ITHACA, N.Y. — While the 2020 race for the White House is already in full swing, Democrats from around Tompkins County are gearing up for their own local battles this November. The Tompkins County Democratic Committee gathered at Stewart Park on Sunday to rally their slate of candidates and volunteers ahead of the 2019 election cycle featuring one of their party’s 2018 success stories, neighboring freshman Rep. Anthony Brindisi (D-NY).
Democratic Committee members and volunteers met candidates for the upcoming 2019 elections as Democrats seek to expand their bench of elected officials across the county.
Both candidates and volunteers were front and center Sunday as Tompkins County Democratic Committee Chairman Jim Gustafson recognized called out the candidates for local offices on the ballot in November. Many of which aren’t competitive races such as Ithaca City Common Council where Republicans aren’t fielding any candidates. However, Gustafson highlighted especially competitive races such as in Lansing and Dryden as well as for State Supreme Court.
Democrats and Republicans continue to wrestle over control of the Lansing Town Hall where Republican Edward LaVigne is running for reelection against Michael Koplinka-Loehr who lost his bid for Tompkins County Legislature in 2017. The Democrats are also defending their two seats on the town council. In Dryden, Republicans are fielding a candidate, Ronald Szymanski, to fill one of the two seats on the town council being vacated by Democrats.
Many of those Democratic candidates were in attendance, distributing campaign materials and seeking volunteers to help with canvassing over the next few weeks.
Bob Lynch, of Enfield, is one of three Democrats, one on an independent ballot line, running for Enfield town council. He told The Ithaca Voice his major focus right now is on meeting residents by picking a street each day and knocking on doors. Democrats currently control the town council and Republicans serve as clerk and highway superintendent.
“I really appreciate what you’re doing, putting your name on the ballot. It’s not an easy thing to do,” Brindisi told the crowd, reflecting on his hard-fought 2018 win over Rep. Claudia Tenney (R-NY) which was defended heavily by the Trump family who rallied for the GOP congresswoman.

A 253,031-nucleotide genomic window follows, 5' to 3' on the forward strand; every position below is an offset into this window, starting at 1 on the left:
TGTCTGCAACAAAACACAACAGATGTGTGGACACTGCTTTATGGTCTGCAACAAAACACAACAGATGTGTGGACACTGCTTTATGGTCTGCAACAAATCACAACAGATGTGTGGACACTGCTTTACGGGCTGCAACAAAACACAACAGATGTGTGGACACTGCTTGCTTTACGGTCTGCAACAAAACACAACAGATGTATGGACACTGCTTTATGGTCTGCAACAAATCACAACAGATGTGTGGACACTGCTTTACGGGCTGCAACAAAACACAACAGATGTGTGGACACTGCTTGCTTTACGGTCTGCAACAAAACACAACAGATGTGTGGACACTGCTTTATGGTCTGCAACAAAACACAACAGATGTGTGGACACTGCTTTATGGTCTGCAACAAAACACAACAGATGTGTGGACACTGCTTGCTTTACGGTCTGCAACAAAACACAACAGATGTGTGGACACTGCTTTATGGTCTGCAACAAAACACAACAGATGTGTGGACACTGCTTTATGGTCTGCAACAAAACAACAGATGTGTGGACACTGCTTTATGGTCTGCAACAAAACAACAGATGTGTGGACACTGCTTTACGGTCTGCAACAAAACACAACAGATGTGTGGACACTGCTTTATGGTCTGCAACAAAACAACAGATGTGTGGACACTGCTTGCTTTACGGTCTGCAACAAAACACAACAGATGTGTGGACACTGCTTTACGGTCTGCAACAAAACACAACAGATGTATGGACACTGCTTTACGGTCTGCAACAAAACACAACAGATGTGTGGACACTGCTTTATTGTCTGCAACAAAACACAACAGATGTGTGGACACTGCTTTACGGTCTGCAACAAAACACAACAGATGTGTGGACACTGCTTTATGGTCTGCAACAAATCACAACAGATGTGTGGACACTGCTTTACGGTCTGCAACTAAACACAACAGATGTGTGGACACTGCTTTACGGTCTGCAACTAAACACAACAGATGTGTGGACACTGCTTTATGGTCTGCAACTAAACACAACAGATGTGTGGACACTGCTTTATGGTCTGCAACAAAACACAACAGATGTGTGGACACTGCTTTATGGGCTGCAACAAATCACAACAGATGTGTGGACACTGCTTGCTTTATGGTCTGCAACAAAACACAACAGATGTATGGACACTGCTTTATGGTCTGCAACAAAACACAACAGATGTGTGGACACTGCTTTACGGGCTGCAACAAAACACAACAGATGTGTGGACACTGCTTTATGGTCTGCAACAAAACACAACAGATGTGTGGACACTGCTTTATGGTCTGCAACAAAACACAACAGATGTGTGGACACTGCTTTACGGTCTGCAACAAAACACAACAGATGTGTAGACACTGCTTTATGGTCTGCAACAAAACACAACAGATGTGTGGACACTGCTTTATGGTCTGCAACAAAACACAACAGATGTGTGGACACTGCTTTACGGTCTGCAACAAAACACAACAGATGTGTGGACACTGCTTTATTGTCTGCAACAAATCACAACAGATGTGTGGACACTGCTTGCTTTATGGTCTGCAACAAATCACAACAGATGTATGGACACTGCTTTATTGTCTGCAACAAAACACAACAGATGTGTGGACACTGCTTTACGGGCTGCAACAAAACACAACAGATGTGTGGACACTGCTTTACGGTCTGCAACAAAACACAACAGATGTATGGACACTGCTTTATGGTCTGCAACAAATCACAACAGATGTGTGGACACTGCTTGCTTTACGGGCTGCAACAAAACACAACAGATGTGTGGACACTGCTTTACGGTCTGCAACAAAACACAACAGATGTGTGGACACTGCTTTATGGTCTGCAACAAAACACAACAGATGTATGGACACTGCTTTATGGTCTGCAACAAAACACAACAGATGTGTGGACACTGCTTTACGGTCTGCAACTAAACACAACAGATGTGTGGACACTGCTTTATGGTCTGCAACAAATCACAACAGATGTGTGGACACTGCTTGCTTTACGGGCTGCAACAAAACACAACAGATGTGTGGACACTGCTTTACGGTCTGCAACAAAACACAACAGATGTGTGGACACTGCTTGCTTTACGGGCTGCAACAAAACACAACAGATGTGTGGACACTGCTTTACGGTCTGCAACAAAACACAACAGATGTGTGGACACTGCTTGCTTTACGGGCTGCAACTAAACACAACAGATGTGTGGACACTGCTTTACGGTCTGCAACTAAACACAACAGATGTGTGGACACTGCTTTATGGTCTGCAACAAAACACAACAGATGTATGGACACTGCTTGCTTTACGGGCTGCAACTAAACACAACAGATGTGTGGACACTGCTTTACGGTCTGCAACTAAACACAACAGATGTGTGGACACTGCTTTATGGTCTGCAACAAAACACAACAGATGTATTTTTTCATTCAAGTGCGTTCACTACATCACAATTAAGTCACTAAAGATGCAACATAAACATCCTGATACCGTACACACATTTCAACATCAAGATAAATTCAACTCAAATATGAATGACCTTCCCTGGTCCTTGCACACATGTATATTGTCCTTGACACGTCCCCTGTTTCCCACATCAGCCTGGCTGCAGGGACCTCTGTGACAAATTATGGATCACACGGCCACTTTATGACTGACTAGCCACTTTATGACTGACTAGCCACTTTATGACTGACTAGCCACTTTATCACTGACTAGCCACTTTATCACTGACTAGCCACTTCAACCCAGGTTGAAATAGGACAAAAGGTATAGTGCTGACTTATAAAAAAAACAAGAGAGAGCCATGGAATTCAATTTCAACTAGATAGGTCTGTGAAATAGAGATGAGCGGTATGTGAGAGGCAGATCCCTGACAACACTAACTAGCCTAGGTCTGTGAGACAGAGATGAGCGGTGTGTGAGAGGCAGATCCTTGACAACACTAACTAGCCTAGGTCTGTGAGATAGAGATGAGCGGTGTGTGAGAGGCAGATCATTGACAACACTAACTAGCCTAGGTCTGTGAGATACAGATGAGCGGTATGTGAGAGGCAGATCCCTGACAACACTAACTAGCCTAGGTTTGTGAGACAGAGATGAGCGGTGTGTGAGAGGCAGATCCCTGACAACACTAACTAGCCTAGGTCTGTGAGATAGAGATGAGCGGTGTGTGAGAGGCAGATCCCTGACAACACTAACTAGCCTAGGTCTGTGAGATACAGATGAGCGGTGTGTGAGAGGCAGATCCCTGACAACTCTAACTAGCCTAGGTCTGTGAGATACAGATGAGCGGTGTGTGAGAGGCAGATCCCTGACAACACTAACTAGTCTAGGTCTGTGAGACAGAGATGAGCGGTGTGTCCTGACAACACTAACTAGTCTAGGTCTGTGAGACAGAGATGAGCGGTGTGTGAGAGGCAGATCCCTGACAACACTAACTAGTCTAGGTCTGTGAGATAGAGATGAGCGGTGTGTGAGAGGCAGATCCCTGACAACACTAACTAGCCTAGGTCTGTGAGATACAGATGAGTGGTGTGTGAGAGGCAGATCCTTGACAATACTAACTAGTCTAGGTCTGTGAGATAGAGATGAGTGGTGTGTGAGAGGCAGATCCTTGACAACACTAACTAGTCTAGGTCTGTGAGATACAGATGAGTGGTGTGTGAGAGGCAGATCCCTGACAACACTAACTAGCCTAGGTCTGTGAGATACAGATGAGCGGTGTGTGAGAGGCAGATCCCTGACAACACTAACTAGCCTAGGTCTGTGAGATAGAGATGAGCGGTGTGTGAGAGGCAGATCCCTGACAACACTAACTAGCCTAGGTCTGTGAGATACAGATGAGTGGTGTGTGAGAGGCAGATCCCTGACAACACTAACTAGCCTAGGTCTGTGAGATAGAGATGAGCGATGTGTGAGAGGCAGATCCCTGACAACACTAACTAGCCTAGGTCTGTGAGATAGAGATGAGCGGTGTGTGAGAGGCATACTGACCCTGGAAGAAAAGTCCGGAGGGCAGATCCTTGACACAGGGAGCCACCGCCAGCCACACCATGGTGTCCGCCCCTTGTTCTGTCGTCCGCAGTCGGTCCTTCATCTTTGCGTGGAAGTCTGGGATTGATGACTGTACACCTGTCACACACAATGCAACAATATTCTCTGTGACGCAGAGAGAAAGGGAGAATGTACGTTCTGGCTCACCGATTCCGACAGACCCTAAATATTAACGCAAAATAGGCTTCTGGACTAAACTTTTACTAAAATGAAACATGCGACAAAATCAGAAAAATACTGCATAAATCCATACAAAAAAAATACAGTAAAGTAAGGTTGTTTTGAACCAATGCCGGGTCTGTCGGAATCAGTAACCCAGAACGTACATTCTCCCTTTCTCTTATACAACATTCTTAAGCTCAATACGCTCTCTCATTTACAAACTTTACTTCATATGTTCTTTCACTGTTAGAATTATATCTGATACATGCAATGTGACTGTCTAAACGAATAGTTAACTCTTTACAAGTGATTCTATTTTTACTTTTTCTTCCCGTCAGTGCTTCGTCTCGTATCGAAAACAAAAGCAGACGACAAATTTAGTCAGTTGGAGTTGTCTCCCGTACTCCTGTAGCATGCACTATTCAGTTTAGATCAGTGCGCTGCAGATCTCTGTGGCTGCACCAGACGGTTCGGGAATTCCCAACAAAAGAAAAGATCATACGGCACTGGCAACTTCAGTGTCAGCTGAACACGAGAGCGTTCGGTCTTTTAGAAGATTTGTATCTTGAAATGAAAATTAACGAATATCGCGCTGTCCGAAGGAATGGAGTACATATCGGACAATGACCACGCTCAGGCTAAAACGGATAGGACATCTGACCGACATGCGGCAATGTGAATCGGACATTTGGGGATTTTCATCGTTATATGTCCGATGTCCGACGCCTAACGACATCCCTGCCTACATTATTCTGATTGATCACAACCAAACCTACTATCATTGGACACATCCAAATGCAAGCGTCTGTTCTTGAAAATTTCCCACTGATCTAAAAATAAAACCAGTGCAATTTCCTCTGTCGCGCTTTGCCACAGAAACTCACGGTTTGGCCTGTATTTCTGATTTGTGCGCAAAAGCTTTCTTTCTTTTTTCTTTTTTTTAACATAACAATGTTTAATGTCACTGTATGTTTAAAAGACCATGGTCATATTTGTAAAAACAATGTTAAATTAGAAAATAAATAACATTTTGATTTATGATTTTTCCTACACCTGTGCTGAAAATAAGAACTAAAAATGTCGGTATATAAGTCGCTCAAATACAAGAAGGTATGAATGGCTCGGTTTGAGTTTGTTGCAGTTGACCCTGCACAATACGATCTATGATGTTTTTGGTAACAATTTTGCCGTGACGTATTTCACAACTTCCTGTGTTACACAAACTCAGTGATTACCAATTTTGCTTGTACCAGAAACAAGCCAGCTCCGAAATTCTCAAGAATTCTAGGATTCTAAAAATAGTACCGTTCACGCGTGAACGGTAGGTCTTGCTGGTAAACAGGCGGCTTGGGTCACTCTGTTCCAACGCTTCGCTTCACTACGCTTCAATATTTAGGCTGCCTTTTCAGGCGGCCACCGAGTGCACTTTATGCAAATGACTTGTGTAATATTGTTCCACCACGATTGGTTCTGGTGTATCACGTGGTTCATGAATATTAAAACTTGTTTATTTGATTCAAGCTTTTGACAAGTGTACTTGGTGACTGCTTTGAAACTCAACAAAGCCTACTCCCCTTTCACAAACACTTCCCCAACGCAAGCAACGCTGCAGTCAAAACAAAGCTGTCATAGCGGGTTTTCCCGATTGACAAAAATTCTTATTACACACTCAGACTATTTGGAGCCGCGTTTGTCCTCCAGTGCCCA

“It seemed like at some point, I had the entire Thanksgiving table of the Trump family in the 22nd district,” Brindisi earlier joked.
Ithaca and its surrounding communities are a bastion of Democratic support compared mostly conservative surrounding counties. In the 2016 presidential election, Tompkins County went to Hilliary Clinton with nearly 68 percent of the vote. During the primary earlier that year, Sen. Bernie Sanders (I-VT) received nearly 62% of the vote. The deep pool of Democratic support housed within Tompkins County and its Democratic Committee makes it important to candidates both locally and regionally looking for volunteers and funding.
Brindisi, a lawyer from Utica, previously served in the New York Assembly before he was tapped to run for Congress in the 22nd district which includes Broome and Cortland counties, but not Tompkins. He entered the House during the 2018 “blue wave,” and while he said he gets along pretty well with the rest of the freshman class, his voting record and proposals so far in Congress doesn’t align himself with progressives, many of which make up Ithaca’s Democratic base.
In Congress, Brindisi said he focuses on issues with a bipartisan consensus like lowering prescription drug costs, expanding background checks for firearms and revising campaign finance laws. Over the summer he voted to table a motion to begin impeachment proceedings by Rep. Al Green (D-Texas). Brindisi took questions from the crowd on Sunday but was not asked about impeachment.
“The world looks different when you’re in a college town like Ithaca,” Gustafson said.
“It’s important, I think, for Tompkins County Democrats to understand the challenges that people like Congressman Brindisi face and frankly that Tracy Mitrano, if she’s the candidate, will face again in running in the 23rd [district],” he added.
Mitrano lost her bid to incumbent Rep. Tom Reed (R-NY) in 2018 and is running again for the seat in 2020. She wasn’t present at the event.
This year’s general election is set for Nov. 5, but newly implemented early voting runs from Oct. 26 to Nov. 3.
CORRECTION: This article previously stated that Bob Lynch, a candidate for Enfield Town Council is running unopposed. It has since been changed to note that he is one of two candidates (including Stephanie Redmond) running on the Democratic line. The third, Darren McGee, is a Democrat running on the independent “Enfield Community Values” ballot line. Redmond is also running on that line.
Featured image: TCDC Chair Jim Gustafson (left) introduces Rep. Anthony Brindisi (D-NY) (Vaughn Golden/The Ithaca Voice)